31:58 Robert Stone: "....an enlightenment environmentalism....we're here, there's gonna be 10 billion of us....we're not gonna be retreating....the reality is we're gonna keep encroaching....how do we make that encroachment as environmentally benign as possible..."


38:59 Ondi Timoner: "...there are not that many great films that could spark a movement. this is one of those films..."

Thursday, 7 February 2013

Do you have a Morbid Fear of Invisible Radiation - Part II

Surely, even the rabid anti-nuke lobby would not attempt to claim that a United Nations Committee is in the pocket of the 'Energy Giants', would they? That's one fantasy too far.

I should now be able to respond to their claims, usually built on the 'science' of one individual - from studies bereft of control groups - that you can trust this UN report and henceforth, have no fear of low-level radiation!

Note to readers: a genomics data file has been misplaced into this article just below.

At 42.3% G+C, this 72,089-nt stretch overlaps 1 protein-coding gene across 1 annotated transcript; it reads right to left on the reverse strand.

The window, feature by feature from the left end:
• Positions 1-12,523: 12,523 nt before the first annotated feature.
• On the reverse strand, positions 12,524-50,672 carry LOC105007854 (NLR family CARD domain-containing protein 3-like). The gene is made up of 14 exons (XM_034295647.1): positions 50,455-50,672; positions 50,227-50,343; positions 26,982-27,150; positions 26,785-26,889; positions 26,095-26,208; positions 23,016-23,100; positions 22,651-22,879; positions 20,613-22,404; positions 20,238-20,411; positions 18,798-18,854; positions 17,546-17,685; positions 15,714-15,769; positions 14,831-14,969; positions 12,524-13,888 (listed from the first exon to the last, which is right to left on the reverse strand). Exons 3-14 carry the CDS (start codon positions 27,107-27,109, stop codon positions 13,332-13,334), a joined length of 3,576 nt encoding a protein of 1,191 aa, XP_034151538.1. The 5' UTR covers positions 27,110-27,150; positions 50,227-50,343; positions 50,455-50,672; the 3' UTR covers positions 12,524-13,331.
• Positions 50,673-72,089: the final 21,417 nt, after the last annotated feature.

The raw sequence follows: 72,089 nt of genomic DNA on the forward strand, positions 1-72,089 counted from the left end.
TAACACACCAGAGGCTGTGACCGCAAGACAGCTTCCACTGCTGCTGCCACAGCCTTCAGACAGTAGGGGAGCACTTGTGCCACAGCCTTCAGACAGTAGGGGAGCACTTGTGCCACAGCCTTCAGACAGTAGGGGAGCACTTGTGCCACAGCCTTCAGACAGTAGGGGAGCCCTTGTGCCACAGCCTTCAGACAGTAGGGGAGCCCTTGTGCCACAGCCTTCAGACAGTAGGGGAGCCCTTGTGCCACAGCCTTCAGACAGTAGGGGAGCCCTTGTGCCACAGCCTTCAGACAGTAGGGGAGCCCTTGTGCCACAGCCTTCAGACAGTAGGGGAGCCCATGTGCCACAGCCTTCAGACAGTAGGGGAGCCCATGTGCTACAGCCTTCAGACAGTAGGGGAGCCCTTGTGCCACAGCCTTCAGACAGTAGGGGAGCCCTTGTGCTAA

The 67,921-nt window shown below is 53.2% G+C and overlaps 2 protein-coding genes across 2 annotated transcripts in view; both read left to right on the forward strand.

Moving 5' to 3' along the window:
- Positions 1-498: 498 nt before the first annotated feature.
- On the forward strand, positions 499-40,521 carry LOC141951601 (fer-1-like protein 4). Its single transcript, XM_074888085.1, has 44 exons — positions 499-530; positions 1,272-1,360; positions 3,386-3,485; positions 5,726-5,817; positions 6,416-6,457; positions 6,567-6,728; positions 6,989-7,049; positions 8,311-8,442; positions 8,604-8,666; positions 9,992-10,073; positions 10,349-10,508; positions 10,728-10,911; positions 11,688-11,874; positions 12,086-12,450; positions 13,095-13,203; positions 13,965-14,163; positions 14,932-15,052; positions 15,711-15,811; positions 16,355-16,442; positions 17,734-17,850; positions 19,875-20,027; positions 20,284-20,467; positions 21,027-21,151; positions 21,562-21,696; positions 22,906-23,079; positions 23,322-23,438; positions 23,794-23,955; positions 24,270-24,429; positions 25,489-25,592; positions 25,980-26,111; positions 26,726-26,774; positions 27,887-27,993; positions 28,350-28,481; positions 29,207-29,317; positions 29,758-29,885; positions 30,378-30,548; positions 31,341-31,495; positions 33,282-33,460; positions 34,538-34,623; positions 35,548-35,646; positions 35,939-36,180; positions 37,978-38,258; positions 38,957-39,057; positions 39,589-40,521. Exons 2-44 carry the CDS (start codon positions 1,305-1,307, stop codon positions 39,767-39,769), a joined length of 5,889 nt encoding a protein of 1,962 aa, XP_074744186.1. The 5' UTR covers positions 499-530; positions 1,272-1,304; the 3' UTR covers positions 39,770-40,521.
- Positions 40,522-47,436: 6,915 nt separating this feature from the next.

In all future discourse, I feel sure they will now then drop the usual hyperbolic death figures from low-level radiation and point readers at this report.

Maybe Not - Business as usual I would guess!

Tuesday, 5 February 2013

4% Wind Energy Penetration - That's the Limit for the People in the Know!

From the first couple of paragraphs of the Executive Summary:

Executive Summary
Environmentalists advocate wind power as one of the main alternatives to fossil fuels, claiming that  it is both cost effective and low in carbon emissions. This study seeks to evaluate these claims. Existing estimates of the life-cycle emissions from wind turbines range from 5 to 100 grams of CO2 equivalent per kilowatt hour of electricity produced. This very wide range is explained by differences in what was included in each analysis, and the proportion of electricity generated by wind. The low CO2 emissions estimates are only possible at low levels of installed wind capacity, and even then they typically ignore the large proportion of associated emissions that come from the need for backup power sources (“spinning reserves”).